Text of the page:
I had the pleasure of attending Austin City Limits Music Festival a couple of weekends ago, and in between the tried-and-true acts (The Eagles), some great up-and-coming bands (Vampire Weekend), some new favorites (Edward Sharpe and the Magnetic Zeros) and a lot of fantastic people watching, I made five key observations over the weekend:
1) Everyone is a photojournalist
This isn’t anything new to most of us, but I was still amazed at the number of phones/cameras/videos that were used by the crowd during every act. It’s amazing to be able to share experiences with such immediacy, but it is also a good reminder of two things: The camera is always on, and media lives online forever. Keep those things in mind when putting together your crisis communication plan.
2) Twitter as a social media “funnel”
It’s exciting to see how social media is being used at events of this magnitude. Contests, geotagging, instant photos and videos, real-time updates on “special guest” appearances…you name it, it was happening. The problem for most of us is how difficult it can be to keep up with so much content on so many different social media platforms – many of which you don’t even find out about until after the fact, if at all. Kudos to the folks running @aclfestival for taking so much content (from vendors, artists, attendees, music lovers and the City of Austin itself) and funneling it into one channel. It made the overall experience that much more enjoyable.
3) Mobile handcuffs
Given #1 and #2 above, it’s unfortunate when your mobile phone’s network can’t handle mass amounts of traffic. I won’t name my phone carrier (*wink*) but there were times when I couldn’t even send text messages on my iPhone, let alone post videos to Facebook or check in on FourSquare. It’s definitely not the end of the world when you can’t boast to your social network about being in the fifth row at M.I.A., but it is another good reminder for your crisis communication plan: what do you do when cell phones don’t work because of a network overload or otherwise?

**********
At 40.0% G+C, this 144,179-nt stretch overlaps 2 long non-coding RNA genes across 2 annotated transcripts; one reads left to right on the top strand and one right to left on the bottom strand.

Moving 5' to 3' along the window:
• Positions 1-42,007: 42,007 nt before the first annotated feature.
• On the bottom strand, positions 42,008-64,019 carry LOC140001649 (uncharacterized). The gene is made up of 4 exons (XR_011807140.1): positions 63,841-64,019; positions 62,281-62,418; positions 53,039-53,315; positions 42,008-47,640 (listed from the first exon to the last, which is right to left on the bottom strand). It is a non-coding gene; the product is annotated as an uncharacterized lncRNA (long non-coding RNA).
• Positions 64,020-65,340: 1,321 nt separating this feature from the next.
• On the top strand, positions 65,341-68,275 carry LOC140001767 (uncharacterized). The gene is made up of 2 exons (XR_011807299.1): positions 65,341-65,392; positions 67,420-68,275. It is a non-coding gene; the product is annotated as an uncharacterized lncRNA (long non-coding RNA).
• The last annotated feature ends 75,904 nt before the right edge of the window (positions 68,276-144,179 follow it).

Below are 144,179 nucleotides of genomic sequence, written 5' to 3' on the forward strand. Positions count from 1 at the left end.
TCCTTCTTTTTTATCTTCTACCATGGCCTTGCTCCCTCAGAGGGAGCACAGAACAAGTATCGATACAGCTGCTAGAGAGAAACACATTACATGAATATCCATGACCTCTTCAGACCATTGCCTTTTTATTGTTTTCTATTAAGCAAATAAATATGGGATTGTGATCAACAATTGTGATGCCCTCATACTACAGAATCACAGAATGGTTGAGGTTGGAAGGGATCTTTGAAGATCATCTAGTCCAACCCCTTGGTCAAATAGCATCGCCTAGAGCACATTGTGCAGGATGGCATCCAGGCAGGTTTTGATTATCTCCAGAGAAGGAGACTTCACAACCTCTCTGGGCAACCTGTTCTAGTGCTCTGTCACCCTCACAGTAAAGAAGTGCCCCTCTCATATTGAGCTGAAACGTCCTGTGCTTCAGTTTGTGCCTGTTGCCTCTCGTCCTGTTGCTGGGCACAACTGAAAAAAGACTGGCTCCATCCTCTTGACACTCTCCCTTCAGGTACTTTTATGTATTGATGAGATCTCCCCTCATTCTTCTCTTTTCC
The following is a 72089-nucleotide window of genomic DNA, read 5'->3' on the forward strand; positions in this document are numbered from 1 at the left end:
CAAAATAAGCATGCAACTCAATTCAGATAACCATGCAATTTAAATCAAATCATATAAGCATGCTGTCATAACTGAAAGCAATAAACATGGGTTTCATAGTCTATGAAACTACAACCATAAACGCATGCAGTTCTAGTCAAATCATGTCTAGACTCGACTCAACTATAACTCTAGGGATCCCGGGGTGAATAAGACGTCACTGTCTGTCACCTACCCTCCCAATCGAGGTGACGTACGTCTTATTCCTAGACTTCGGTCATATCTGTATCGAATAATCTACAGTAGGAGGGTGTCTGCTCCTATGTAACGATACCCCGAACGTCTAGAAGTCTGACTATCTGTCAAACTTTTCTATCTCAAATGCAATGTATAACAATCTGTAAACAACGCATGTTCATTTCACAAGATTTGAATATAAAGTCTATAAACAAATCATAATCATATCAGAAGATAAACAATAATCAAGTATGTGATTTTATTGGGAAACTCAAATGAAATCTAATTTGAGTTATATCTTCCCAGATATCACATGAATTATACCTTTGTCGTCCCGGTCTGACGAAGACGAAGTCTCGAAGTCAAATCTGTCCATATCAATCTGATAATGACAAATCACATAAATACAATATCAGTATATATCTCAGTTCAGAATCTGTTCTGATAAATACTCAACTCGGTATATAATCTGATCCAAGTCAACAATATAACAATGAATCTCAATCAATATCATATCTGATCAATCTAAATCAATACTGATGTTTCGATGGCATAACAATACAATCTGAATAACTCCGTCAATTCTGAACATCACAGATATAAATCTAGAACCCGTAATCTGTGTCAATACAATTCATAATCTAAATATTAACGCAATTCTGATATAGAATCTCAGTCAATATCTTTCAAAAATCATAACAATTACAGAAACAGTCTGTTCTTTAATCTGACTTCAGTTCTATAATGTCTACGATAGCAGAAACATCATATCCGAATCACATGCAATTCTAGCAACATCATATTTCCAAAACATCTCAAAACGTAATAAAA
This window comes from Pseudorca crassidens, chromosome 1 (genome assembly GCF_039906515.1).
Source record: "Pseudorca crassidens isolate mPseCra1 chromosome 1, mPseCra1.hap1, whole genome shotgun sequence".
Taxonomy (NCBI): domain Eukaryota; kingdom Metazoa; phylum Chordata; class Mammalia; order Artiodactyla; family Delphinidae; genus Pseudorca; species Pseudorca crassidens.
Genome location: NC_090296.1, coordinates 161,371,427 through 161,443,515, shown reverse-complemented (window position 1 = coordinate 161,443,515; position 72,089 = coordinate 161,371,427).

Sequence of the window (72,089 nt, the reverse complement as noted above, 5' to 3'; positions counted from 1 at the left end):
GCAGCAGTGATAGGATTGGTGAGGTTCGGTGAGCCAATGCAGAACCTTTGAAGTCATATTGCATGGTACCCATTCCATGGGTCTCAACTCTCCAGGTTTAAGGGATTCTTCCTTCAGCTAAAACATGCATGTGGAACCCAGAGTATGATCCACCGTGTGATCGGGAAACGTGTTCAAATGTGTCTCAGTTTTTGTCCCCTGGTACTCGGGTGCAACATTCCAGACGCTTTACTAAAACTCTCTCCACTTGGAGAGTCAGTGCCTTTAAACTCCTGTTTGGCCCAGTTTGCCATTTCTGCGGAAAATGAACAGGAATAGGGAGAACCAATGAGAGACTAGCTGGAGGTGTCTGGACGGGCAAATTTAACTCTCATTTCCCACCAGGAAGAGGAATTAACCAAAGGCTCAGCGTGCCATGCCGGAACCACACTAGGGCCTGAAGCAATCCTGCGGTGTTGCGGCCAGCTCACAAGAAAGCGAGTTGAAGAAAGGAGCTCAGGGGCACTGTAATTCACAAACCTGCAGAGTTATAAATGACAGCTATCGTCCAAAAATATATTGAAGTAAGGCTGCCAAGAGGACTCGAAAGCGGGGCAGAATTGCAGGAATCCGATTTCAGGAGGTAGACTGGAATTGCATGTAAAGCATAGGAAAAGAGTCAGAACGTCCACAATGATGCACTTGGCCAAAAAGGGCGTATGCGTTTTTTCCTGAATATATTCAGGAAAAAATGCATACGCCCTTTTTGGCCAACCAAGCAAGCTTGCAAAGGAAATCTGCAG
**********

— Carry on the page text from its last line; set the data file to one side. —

4) I love a good plan
Most of us never notice the event planning aspects of a giant event until something is going wrong. I didn’t notice much of anything other than good music, good food and cold drinks. Kudos to the ACL planners for putting the food away from the music, having a TON of free water stations, recycling options galore, good traffic paths, great public transportation and even having a large tented area for people to get out of the sun for a while. We always talk at GFM about how the little things are what make the difference between a successful event and a great event. ACL was a great event.
5) Old school social “media”
I saw one of the best shows I attended all weekend (Miike Snow) not as a result of Twitter chatter or viral promotions, but as a result of a referral from a 20-something passenger on the plane ride to Austin. The lesson, as always, is get out there and meet people, talk to people and network…you never know what might come from it.